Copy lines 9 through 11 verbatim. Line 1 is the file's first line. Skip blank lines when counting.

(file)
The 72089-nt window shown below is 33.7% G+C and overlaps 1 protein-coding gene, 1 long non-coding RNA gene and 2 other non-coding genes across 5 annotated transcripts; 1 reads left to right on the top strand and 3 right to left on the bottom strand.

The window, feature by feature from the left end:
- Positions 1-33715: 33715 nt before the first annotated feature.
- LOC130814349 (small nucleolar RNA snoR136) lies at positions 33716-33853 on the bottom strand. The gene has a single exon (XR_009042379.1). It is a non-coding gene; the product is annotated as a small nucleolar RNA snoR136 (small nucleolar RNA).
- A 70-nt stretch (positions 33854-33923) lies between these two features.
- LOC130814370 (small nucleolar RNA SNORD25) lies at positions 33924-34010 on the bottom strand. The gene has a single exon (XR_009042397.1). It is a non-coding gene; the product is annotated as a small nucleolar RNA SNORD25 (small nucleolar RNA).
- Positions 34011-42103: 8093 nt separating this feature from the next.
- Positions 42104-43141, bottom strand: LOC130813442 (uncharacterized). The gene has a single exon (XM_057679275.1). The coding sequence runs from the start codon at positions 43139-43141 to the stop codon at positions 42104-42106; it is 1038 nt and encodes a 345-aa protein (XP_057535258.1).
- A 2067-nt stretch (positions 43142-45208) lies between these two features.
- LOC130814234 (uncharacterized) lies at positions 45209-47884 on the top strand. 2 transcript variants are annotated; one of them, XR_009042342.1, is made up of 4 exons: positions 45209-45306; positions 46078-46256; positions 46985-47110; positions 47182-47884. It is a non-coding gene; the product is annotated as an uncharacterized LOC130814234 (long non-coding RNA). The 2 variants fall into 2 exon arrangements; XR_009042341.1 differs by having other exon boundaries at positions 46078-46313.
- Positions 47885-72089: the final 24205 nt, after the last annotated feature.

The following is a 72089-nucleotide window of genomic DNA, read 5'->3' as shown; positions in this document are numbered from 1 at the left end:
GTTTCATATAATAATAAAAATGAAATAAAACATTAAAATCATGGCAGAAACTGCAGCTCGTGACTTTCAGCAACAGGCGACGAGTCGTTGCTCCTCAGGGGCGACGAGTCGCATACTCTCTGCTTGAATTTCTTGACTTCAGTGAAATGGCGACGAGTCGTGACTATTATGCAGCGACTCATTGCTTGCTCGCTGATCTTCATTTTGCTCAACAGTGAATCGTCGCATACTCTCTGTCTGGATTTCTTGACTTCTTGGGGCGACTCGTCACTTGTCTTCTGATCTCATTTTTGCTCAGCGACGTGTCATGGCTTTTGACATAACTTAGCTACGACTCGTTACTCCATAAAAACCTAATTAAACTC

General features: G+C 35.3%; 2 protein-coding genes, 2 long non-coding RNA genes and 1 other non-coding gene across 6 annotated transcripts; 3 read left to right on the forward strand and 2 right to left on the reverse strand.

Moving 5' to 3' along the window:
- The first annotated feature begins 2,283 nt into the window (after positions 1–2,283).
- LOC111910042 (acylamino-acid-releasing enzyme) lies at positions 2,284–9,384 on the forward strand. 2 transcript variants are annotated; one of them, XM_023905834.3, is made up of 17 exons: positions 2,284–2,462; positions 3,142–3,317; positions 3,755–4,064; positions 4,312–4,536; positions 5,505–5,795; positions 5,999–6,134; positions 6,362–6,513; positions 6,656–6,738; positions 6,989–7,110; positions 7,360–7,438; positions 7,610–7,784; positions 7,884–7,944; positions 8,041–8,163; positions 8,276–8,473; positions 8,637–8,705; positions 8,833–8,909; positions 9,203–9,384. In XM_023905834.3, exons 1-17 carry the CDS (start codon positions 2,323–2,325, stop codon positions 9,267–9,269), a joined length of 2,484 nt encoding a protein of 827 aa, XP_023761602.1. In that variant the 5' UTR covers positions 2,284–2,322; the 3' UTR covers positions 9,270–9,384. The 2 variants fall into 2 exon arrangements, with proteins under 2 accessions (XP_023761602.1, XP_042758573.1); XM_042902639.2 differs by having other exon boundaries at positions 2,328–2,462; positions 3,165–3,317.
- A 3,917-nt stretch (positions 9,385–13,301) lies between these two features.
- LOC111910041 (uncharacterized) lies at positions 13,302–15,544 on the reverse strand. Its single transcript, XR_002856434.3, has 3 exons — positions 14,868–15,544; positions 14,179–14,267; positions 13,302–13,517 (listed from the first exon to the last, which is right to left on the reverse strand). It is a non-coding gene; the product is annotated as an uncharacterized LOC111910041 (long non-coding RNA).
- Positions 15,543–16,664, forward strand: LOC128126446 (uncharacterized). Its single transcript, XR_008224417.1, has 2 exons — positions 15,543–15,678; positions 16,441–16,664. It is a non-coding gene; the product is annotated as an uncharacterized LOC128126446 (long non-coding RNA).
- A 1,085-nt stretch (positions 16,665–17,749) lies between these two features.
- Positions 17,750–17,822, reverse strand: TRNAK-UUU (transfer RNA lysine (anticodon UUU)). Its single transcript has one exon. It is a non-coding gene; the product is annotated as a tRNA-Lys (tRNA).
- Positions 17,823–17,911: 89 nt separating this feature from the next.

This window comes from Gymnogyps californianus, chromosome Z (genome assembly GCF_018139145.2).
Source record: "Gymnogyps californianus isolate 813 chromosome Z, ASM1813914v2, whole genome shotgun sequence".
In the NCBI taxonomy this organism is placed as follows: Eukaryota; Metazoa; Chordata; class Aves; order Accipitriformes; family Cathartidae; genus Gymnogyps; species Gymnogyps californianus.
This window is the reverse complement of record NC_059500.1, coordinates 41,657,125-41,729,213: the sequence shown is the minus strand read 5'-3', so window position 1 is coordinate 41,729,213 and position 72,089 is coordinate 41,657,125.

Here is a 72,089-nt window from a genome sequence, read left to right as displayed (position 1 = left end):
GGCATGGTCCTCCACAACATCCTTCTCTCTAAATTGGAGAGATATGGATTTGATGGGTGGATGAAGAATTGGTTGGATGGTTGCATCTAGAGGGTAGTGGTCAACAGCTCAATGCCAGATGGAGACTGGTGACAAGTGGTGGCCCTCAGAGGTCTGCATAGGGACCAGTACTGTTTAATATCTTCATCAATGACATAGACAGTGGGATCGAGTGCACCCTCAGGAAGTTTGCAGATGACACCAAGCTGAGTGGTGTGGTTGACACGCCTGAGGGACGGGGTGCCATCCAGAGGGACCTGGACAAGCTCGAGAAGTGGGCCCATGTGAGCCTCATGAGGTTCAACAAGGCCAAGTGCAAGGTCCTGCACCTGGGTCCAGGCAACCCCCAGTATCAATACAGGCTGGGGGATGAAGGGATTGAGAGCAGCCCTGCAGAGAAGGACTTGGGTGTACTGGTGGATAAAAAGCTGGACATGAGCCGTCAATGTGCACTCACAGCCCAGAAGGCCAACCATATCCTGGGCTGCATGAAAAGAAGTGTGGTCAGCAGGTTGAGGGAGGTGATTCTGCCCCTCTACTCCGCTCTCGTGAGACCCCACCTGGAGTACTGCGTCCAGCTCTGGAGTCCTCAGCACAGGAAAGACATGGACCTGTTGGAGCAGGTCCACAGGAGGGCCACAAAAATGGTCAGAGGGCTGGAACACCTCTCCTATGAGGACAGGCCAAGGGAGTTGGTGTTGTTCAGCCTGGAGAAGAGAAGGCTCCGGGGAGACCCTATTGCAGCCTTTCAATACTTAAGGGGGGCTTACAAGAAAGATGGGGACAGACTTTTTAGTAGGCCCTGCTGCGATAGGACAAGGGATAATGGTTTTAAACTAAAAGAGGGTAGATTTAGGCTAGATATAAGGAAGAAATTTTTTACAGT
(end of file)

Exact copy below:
- A 2067-nt stretch (positions 43142-45208) lies between these two features.
- LOC130814234 (uncharacterized) lies at positions 45209-47884 on the top strand. 2 transcript variants are annotated; one of them, XR_009042342.1, is made up of 4 exons: positions 45209-45306; positions 46078-46256; positions 46985-47110; positions 47182-47884. It is a non-coding gene; the product is annotated as an uncharacterized LOC130814234 (long non-coding RNA). The 2 variants fall into 2 exon arrangements; XR_009042341.1 differs by having other exon boundaries at positions 46078-46313.
- Positions 47885-72089: the final 24205 nt, after the last annotated feature.